Salt Lake City, Utah – In my last Blog I briefly discussed that most companies that have claimed the ERC did so based on one of two concepts. The first is supply-chain disruption or impact and the second is CDC/OSHA restrictions or modifications. In the next few Blogs, I will discuss supply-chain disruption or impact and what the IRS is looking for in determining eligibility for the ERC based on supply-chain disruption.
In claiming the ERC, I have heard from many taxpayers that “we were eligible (or told we were eligible) because of a supply chain disruption.” Often, we see this eligibility stretched all the way through Q3 of 2021. Here is the problem, supply chain disruption is based on the following language from IRS Notice 2021-20 which states:
“An employer may be considered to have a full or partial suspension of operations due to a governmental order if, under the facts and circumstances, the business’s suppliers are unable to make deliveries of critical goods or materials due to a governmental order that causes the supplier to suspend its operations. If the facts and circumstances indicate that the business’s operations are fully or partially suspended as a result of the inability to obtain critical goods or materials from its suppliers because they were required to suspend operations, then the business would be considered an eligible employer for calendar quarters during which its operations are fully or partially suspended and may be eligible to receive the employee retention credit.”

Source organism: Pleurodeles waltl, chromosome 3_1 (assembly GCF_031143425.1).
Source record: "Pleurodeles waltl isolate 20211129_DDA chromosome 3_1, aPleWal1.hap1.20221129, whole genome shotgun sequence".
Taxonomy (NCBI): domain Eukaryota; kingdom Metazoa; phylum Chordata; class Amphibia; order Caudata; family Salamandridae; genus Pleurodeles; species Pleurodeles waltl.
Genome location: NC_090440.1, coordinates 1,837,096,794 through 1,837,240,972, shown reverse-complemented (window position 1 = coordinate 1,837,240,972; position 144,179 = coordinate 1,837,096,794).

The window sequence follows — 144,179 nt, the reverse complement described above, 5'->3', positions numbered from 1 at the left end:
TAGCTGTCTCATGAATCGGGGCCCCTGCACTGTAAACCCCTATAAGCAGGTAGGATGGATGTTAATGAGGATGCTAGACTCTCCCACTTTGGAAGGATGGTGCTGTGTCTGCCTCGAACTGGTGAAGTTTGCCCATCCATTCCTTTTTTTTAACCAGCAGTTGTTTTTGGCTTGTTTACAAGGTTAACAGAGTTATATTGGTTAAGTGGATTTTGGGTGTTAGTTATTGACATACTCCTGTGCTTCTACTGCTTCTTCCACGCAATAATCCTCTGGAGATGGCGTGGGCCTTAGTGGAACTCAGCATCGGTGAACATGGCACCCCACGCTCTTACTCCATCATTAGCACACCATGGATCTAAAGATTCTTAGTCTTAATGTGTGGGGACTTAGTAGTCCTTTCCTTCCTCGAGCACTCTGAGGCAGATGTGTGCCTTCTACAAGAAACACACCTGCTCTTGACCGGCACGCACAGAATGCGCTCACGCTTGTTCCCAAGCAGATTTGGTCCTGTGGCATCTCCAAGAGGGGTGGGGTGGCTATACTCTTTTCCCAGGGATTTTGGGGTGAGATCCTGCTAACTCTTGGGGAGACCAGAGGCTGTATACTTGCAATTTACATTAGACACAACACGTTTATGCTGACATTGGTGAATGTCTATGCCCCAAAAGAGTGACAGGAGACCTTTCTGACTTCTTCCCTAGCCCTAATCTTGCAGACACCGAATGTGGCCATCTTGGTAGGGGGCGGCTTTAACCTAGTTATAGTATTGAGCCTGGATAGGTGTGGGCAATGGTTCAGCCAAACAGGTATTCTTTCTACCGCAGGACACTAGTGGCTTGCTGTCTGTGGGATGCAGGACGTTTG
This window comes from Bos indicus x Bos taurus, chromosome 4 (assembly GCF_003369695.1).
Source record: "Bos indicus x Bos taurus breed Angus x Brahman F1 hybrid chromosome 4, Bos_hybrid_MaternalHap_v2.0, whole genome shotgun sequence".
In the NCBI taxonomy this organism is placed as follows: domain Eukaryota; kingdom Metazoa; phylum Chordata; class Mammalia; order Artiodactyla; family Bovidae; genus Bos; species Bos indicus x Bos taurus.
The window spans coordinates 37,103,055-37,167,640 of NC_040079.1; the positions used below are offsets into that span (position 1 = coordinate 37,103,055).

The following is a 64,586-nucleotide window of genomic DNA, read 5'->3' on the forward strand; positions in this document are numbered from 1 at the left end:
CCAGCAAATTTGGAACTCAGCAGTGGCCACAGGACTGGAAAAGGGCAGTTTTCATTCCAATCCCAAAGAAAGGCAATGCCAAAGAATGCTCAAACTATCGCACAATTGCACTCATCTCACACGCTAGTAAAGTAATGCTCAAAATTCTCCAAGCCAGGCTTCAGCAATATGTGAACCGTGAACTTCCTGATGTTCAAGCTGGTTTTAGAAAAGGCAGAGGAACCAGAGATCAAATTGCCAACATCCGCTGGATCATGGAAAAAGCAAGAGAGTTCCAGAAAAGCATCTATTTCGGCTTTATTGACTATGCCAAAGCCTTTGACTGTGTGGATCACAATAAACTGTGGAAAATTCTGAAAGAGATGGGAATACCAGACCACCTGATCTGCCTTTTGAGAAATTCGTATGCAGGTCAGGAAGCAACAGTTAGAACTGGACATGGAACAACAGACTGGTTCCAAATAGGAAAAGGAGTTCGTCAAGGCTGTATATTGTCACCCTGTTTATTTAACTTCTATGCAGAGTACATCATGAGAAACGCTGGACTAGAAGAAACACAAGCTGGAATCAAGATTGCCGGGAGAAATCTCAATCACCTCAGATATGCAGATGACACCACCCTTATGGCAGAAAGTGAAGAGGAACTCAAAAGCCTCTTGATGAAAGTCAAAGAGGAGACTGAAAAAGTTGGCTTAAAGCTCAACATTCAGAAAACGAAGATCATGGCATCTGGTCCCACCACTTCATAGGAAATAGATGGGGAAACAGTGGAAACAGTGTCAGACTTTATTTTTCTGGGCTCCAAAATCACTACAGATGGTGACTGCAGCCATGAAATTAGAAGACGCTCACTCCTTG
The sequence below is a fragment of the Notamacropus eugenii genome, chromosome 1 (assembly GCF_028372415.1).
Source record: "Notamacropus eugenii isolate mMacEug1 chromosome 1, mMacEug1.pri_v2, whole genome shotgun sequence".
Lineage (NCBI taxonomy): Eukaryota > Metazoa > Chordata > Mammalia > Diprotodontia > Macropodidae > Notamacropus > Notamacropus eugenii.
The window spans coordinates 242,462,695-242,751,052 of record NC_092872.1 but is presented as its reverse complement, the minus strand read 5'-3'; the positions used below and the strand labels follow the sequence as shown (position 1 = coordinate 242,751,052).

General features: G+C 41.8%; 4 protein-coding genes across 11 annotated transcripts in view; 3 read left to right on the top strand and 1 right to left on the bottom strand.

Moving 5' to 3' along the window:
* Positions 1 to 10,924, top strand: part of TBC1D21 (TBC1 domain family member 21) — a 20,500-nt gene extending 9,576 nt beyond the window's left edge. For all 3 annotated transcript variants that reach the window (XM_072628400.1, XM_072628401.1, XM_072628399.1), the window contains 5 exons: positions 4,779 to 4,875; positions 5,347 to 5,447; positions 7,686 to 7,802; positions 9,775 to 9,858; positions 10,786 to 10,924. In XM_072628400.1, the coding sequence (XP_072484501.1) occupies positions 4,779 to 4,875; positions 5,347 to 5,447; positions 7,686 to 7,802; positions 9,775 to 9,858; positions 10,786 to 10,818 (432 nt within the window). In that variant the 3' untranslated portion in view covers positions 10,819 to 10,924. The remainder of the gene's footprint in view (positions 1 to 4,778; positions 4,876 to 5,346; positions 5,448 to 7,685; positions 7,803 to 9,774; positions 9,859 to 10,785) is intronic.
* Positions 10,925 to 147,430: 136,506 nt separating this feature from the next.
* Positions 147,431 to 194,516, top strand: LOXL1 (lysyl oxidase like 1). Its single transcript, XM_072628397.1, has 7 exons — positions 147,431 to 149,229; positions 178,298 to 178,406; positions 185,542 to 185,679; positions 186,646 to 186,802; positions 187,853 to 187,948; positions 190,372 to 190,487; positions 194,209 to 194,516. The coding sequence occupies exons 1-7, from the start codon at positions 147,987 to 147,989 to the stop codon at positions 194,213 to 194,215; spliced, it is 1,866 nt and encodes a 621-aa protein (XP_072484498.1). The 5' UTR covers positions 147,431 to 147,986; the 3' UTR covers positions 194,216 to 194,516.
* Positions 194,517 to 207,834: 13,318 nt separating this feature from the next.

So, there is nothing in the language that suggests that merely having trouble obtaining goods or materials is sufficient alone to conclude a supplier-based partial suspension. To determine eligibility using the supplier-based partial suspension rule, the taxpayer must have knowledge that the supplier was shut down! My experience with ERC Mills is that the ERC is calculated based on representations made by the taxpayer and no verification is done.
In my next Blog I will discuss the taxpayer’s suspension can only run concurrent to the supplier’s suspension.
Tax problems are legal problems, and we solve both. If you or someone you know has an issue with paying their federal or state taxes and needs help to end their IRS nightmare, please contact Kent Brown at Strong & Hanni by either phone at (801) 532-7080 or email at: firstname.lastname@example.org or go to https://activerain.com/profile/kbrowndad for additional information, or my personal Strong & Hanni webpage at: https://strongandhanni.com/attorneys/attorney-kent-brown/